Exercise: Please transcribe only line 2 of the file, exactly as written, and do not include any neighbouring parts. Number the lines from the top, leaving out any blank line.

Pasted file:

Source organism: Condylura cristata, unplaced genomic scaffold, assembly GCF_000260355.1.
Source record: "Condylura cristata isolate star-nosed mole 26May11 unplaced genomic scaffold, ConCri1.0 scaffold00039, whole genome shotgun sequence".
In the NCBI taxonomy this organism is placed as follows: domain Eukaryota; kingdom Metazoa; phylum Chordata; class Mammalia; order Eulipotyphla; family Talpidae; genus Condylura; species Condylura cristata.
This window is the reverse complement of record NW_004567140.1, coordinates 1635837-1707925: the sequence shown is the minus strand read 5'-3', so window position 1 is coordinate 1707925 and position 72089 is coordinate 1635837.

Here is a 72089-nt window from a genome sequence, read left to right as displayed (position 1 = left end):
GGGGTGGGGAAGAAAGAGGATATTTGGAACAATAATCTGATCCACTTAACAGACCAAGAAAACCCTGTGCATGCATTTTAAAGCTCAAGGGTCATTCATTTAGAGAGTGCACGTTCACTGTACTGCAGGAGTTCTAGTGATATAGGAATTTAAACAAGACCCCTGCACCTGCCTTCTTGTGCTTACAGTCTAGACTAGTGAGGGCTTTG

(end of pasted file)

Source record: "Condylura cristata isolate star-nosed mole 26May11 unplaced genomic scaffold, ConCri1.0 scaffold00039, whole genome shotgun sequence".